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Title graphic: Frank Bridge: A Life in Brief
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Another testimony to the increasing popularity of Bridge's music can be found in the number of recordings made of it during this period. Bridge himself, however, took part only in a recording of the Phantasy Piano Quartet (on Columbia 946) with the English String Quartet. Other recordings in which Bridge played as a member of the quartet include performances of the scherzos of both Saint-Saëns's Piano Quartet in B flat major and Schumann's Piano Quintet, made in 1917. Mark Hambourg was the pianist and the balance between him and the string players is very much on his side, but Bridge can just be heard playing some repeated notes in the Schumann. Bridge can be heard more clearly in a recording by the English String Quartet of Haydn's String Quartet, Op 64, No 6, issued in 1923 and described in the Gramophone as 'the most delightful piece of chamber music this month'.8 The performance provides a representative example of the quartet's fine playing: the intonation is good, the ensemble rarely ragged. Despite the extensive use of portamento in the slow movement, as was typical at the time, the other three movements do not differ that markedly from performances of these sections of the work today.

Bridge also took part in recordings as a conductor. In 1923-5 he directed performances of Gounod's overture to Mireille, Ravel's Pavane pour une Infante Dèfunte and the overture to Hänsel und Gretel by Humperdinck. Of considerable interest too, is his performance of his own works. Sir Roger de Coverley and the second of the Two Poems were coupled on one 78, Bridge conducting the New Queen's Hall Orchestra. He also conducted The Sea with the London Symphony Orchestra on two 78s, but in order to fit the limited time available, a substantial cut was made at the end of the fourth movement, The Storm. In contrast to a more recent recording of the work - for instance, by Sir Charles Groves conducting the Royal Liverpool Philharmonic Orchestra9 - Bridge is less expansive, taking fewer liberties with the tempo as the music unfolds, although the basic tempos for each movement are similar. It is difficult to judge such a matter as balance because the recording techniques of the time were still somewhat rudimentary and the clarity of the sound varies quite dramatically from one movement to another. None the less, Bridge's prowess as a conductor can be heard in the precise ensemble work of the second movement, Sea-Foam, and the powerful rendering of the slow music of the third, Moonlight. Apparently when the records of The Sea were issued Bridge was very disappointed. In 1932, Britten wanted to buy a set, but Bridge advised to the contrary - each sustained chord at the opening 'wobbled' disastrously, giving a 'woeful' effect.10 He had not been able to listen to any master copies, being in America when these became available (autumn 1923), and consequently the records were issued without his approval.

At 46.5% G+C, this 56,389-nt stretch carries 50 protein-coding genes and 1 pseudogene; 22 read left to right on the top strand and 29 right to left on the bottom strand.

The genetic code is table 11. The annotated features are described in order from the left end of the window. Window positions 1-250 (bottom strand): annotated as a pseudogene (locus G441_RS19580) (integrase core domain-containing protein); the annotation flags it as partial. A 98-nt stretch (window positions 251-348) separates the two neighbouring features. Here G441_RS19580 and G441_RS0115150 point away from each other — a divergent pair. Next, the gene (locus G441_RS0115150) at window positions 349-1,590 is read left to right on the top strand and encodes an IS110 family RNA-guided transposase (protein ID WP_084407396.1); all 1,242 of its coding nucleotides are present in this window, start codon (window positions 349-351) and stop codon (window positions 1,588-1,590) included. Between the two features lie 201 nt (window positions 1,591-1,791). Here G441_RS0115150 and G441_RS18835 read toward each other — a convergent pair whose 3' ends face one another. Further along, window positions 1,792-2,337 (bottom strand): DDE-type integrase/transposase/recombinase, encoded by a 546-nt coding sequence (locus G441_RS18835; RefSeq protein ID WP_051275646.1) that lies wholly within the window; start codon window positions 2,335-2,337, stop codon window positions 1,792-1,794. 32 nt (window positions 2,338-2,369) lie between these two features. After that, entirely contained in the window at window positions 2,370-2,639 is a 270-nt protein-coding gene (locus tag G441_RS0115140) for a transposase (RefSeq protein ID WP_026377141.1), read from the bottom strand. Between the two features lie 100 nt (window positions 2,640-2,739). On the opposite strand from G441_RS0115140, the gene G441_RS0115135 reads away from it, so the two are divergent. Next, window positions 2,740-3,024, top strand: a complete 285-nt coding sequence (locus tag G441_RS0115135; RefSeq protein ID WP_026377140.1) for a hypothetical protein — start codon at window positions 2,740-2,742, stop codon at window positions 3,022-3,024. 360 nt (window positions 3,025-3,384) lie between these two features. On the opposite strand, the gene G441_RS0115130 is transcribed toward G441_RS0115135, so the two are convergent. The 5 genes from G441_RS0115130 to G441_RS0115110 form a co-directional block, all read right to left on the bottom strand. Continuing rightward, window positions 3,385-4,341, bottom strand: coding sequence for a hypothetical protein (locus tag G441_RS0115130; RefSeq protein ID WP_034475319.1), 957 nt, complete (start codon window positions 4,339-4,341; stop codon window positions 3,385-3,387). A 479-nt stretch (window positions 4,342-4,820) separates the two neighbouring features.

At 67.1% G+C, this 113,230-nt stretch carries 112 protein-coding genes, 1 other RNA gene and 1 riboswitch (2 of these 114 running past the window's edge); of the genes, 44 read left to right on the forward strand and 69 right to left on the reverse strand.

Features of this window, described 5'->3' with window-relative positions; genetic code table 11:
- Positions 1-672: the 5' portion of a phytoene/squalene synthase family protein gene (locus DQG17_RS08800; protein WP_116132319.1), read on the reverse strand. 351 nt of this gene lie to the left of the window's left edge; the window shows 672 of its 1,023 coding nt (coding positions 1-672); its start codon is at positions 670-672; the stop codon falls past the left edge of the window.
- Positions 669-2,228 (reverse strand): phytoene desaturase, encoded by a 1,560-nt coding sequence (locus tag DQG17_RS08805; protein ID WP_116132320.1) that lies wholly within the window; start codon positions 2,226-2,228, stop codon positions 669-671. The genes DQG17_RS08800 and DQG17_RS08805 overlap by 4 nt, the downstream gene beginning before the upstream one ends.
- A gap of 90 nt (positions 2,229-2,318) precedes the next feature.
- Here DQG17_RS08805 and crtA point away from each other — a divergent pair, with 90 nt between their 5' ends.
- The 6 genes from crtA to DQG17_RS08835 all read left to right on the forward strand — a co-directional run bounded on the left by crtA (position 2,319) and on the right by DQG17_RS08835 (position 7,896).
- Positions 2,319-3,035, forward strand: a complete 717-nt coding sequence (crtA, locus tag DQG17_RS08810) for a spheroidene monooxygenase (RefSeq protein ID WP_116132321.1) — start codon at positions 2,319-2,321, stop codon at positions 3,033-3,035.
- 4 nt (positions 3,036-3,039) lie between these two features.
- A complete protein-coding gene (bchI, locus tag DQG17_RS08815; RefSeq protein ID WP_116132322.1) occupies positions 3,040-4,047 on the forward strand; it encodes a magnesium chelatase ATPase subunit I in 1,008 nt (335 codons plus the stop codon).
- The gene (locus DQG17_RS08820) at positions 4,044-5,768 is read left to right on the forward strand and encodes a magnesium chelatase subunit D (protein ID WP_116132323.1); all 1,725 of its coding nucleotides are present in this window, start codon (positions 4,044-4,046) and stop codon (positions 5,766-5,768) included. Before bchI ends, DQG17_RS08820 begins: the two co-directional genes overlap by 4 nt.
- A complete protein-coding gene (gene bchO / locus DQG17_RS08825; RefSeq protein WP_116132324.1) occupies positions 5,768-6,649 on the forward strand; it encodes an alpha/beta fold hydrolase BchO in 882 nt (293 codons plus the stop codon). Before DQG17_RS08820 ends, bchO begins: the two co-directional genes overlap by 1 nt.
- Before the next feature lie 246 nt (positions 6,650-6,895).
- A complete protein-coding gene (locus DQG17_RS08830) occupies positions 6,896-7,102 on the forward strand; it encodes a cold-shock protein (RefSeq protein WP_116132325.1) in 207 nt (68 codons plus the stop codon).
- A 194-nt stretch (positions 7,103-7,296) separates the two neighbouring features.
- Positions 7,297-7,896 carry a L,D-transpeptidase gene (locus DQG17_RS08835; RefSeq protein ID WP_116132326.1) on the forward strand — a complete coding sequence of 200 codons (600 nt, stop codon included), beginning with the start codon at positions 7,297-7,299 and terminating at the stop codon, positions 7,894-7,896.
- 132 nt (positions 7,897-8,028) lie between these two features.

8 Gramophone, November 1923, p 105.
9 Reissued in CD format: (EMI Classics) CDM 5 66855 2.
10 Letter, Frank Bridge to Benjamin Britten, 9 September 1932.